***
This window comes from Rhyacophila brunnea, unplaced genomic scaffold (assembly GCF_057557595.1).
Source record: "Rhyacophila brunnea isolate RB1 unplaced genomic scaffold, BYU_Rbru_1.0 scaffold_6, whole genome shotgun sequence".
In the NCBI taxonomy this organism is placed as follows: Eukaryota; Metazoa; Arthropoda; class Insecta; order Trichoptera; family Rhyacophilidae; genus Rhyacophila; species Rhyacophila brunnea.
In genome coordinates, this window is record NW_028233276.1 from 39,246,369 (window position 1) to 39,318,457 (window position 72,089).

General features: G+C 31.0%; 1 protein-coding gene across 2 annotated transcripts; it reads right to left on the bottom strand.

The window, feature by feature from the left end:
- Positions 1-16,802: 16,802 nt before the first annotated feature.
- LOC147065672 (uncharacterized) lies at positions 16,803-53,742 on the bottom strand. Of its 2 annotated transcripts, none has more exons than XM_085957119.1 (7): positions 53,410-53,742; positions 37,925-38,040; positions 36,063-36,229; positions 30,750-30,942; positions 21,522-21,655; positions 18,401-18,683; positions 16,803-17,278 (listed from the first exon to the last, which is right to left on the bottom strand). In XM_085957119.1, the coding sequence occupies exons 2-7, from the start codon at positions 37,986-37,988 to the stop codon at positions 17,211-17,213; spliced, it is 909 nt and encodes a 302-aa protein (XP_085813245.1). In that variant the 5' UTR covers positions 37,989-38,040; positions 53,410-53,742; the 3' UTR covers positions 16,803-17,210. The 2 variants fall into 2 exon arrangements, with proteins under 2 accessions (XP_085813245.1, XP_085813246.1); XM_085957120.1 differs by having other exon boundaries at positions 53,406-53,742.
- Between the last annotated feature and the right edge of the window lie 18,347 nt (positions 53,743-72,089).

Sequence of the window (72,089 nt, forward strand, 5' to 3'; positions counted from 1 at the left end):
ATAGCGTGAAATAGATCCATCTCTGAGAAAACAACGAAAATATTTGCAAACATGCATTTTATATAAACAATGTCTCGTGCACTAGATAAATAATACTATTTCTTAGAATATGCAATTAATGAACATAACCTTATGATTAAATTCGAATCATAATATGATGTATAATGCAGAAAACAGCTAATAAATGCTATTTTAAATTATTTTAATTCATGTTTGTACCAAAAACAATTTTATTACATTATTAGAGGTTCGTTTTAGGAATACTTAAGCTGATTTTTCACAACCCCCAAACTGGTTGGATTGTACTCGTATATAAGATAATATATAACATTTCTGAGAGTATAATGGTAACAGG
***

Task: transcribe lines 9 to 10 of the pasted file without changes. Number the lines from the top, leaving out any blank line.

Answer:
- Between the last annotated feature and the right edge of the window lie 18,347 nt (positions 53,743-72,089).

Sequence of the window (72,089 nt, forward strand, 5' to 3'; positions counted from 1 at the left end):